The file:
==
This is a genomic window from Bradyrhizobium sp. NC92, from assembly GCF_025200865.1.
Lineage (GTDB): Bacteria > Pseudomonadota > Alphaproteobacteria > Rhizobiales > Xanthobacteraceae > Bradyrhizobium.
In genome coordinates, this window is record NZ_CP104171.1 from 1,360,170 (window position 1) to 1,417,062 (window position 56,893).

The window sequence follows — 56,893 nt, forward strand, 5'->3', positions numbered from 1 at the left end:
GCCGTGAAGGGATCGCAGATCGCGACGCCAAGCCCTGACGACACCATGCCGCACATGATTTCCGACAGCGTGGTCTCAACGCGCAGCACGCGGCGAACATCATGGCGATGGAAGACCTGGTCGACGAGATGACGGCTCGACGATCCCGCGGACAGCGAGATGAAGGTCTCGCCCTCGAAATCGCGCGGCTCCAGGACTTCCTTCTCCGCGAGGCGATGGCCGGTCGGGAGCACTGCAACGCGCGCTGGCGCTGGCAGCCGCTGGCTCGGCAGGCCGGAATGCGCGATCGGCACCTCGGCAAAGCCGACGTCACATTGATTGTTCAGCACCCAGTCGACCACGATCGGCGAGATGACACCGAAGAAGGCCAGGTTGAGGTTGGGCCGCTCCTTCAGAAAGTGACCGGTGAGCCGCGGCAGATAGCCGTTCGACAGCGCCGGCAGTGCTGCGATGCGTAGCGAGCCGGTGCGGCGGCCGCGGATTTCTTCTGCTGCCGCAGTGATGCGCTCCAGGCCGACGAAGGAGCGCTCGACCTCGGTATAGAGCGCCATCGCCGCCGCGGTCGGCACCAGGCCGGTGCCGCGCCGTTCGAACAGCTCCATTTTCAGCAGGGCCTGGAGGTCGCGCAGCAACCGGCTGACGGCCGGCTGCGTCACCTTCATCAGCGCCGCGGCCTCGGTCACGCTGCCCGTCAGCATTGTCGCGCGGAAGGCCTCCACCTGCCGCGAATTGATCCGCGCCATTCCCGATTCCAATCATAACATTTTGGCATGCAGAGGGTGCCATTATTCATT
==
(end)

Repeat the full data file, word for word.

This is a genomic window from Bradyrhizobium sp. NC92, from assembly GCF_025200865.1.
Lineage (GTDB): Bacteria > Pseudomonadota > Alphaproteobacteria > Rhizobiales > Xanthobacteraceae > Bradyrhizobium.
In genome coordinates, this window is record NZ_CP104171.1 from 1,360,170 (window position 1) to 1,417,062 (window position 56,893).

The window sequence follows — 56,893 nt, forward strand, 5'->3', positions numbered from 1 at the left end:
GCCGTGAAGGGATCGCAGATCGCGACGCCAAGCCCTGACGACACCATGCCGCACATGATTTCCGACAGCGTGGTCTCAACGCGCAGCACGCGGCGAACATCATGGCGATGGAAGACCTGGTCGACGAGATGACGGCTCGACGATCCCGCGGACAGCGAGATGAAGGTCTCGCCCTCGAAATCGCGCGGCTCCAGGACTTCCTTCTCCGCGAGGCGATGGCCGGTCGGGAGCACTGCAACGCGCGCTGGCGCTGGCAGCCGCTGGCTCGGCAGGCCGGAATGCGCGATCGGCACCTCGGCAAAGCCGACGTCACATTGATTGTTCAGCACCCAGTCGACCACGATCGGCGAGATGACACCGAAGAAGGCCAGGTTGAGGTTGGGCCGCTCCTTCAGAAAGTGACCGGTGAGCCGCGGCAGATAGCCGTTCGACAGCGCCGGCAGTGCTGCGATGCGTAGCGAGCCGGTGCGGCGGCCGCGGATTTCTTCTGCTGCCGCAGTGATGCGCTCCAGGCCGACGAAGGAGCGCTCGACCTCGGTATAGAGCGCCATCGCCGCCGCGGTCGGCACCAGGCCGGTGCCGCGCCGTTCGAACAGCTCCATTTTCAGCAGGGCCTGGAGGTCGCGCAGCAACCGGCTGACGGCCGGCTGCGTCACCTTCATCAGCGCCGCGGCCTCGGTCACGCTGCCCGTCAGCATTGTCGCGCGGAAGGCCTCCACCTGCCGCGAATTGATCCGCGCCATTCCCGATTCCAATCATAACATTTTGGCATGCAGAGGGTGCCATTATTCATT